He concluded his talk by contrasting the minority of Poles who helped Jews out of kindness with those who did it simply for money and then killed or turned over the Jews when it became inconvenient or the money ran out. Although only a minority of Poles either saved or actively persecuted Jews, the vast majority of Polish bystanders were also complicit, Wróbel said. It is not surprising that the Polish government would want to counter this view, and so, Wróbel said, the issue remains an “open wound.”
Although Kassow’s remarks were much shorter, they were much more engaging. He began by agreeing with the packet that the issue is often oversimplified. The Polish government, he said, has encouraged an overly rosy view of Polish actions during the war, but neither do Poles “imbibe antisemitism with their mother’s milk,” as an interim Israeli foreign minister asserted this year. Studies have been done to determine what actually happened, but these haven’t had much impact, he said, because people on both sides like the simple narrative. Throughout his talk, Kassow tried to introduce complexity into what is often a “zero-sum game.”
Kassow took as his primary sources Jewish writings during the war. Using contemporary sources, he said, gives a more accurate picture than the writings after the war, which were often intensely biased. Until 1942, he said, many Jewish sources still showed some positive feelings towards the Poles. After all, just before the war Polish-Jewish relations seemed to be improving. Additionally, Polish smugglers provided 90% of the calories available in the ghettos and without them the Jews there would have starved. Now, it is said that the smugglers only undertook the risks because the profits were enormous, but at the time, Kassow said, it was interpreted as mutual need.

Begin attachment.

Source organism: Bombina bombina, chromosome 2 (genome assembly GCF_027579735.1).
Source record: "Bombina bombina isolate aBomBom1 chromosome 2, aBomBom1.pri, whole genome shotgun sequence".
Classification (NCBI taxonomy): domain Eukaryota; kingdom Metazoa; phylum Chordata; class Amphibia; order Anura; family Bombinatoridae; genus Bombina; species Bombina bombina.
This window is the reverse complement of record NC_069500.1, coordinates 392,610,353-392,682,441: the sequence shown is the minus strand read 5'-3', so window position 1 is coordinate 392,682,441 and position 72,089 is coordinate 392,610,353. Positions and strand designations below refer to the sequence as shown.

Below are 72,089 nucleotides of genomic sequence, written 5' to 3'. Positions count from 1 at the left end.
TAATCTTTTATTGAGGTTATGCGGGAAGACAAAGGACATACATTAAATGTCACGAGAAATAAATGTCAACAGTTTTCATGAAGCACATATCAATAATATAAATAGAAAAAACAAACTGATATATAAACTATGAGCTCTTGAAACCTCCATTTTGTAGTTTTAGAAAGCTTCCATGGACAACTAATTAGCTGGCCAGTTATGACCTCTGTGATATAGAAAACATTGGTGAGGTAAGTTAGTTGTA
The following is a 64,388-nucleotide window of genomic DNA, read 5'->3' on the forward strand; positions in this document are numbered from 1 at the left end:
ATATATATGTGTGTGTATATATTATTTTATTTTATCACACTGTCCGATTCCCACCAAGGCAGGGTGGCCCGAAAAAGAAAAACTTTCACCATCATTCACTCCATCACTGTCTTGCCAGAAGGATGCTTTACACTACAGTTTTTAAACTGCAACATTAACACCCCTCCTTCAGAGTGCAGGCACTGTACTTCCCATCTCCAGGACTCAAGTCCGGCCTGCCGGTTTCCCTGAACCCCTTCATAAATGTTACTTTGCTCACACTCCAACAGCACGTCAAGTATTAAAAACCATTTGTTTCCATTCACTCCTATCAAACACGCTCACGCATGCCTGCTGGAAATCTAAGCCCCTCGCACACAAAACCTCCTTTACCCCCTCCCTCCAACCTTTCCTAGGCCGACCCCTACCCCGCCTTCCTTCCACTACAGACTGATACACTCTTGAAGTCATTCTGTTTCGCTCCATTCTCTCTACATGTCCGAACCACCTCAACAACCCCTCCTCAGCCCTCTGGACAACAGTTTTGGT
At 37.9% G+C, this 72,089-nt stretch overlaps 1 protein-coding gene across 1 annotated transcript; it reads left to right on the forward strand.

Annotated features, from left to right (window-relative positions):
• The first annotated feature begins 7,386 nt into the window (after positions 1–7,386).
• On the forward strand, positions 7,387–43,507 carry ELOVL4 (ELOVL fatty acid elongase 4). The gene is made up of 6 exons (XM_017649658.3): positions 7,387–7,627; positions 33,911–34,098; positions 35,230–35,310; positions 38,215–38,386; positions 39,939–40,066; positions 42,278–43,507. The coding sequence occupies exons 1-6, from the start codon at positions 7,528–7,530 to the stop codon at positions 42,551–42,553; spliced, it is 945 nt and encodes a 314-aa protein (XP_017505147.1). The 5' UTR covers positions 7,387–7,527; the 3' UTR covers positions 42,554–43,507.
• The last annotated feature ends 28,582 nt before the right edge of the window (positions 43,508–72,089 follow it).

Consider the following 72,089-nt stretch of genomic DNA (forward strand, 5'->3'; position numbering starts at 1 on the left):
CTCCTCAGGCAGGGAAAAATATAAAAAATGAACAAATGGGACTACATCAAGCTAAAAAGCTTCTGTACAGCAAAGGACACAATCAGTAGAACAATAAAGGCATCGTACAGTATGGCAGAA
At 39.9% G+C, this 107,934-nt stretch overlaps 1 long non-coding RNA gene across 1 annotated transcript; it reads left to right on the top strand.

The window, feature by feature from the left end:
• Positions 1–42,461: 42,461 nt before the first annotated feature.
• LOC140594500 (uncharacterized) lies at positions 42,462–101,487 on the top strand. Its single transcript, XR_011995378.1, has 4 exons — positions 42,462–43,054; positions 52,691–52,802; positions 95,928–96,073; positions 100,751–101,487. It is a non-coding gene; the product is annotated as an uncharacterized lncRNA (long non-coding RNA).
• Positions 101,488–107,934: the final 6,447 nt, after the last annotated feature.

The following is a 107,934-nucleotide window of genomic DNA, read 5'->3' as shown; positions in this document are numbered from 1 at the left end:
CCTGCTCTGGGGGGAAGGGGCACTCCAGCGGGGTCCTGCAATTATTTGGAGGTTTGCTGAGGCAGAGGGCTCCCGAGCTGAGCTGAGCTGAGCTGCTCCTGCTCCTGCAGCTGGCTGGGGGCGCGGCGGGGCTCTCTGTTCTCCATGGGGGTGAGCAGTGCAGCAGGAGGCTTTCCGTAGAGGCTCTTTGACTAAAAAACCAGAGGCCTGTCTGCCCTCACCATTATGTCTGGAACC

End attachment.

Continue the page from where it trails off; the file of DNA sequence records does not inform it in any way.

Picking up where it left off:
There were certainly many instances of anti-Semitism. Jews were attacked in Polish prisoner of war camps, for example, and crowds gathered to laugh at Jews forced to do labor. But Jewish writers tried desperately to keep an open mind about their neighbors, interpreting negative events as the actions of a few marginal people, the dregs of society.
After 1942, when Germans began exterminating Jews in earnest, the sources change their tune. They felt betrayed by the active participation and the indifference of the Polish people. In fact, by 1943-1944, Kassow said, bands of Polish peasants were actively hunting down Jews to kill them or turn them over to the Germans.
He ended his talk by citing the Jewish historian Emmanuel Ringelblum, who wrote Polish-Jewish Relations During the Second World War while hiding in the Warsaw ghetto. Ringelblum was writing both as a historian and a victim, Kassow said, and his history had harsh words for the Polish underground that viewed the Jews as separate and refused to help them. Ultimately, Ringelblum concluded,the Poles had failed in the face of mass murder.
That seemed to be the dialogue’s overall point: there were some Poles who helped, there were more who persecuted, and the majority did nothing. Although the exact numbers and proportions are up for debate, neither Wróbel nor Kassow shied away from concluding that the Poles could and should have done more to help their Jewish neighbors.
The Holocaust Memorial Museum via Wikimedia.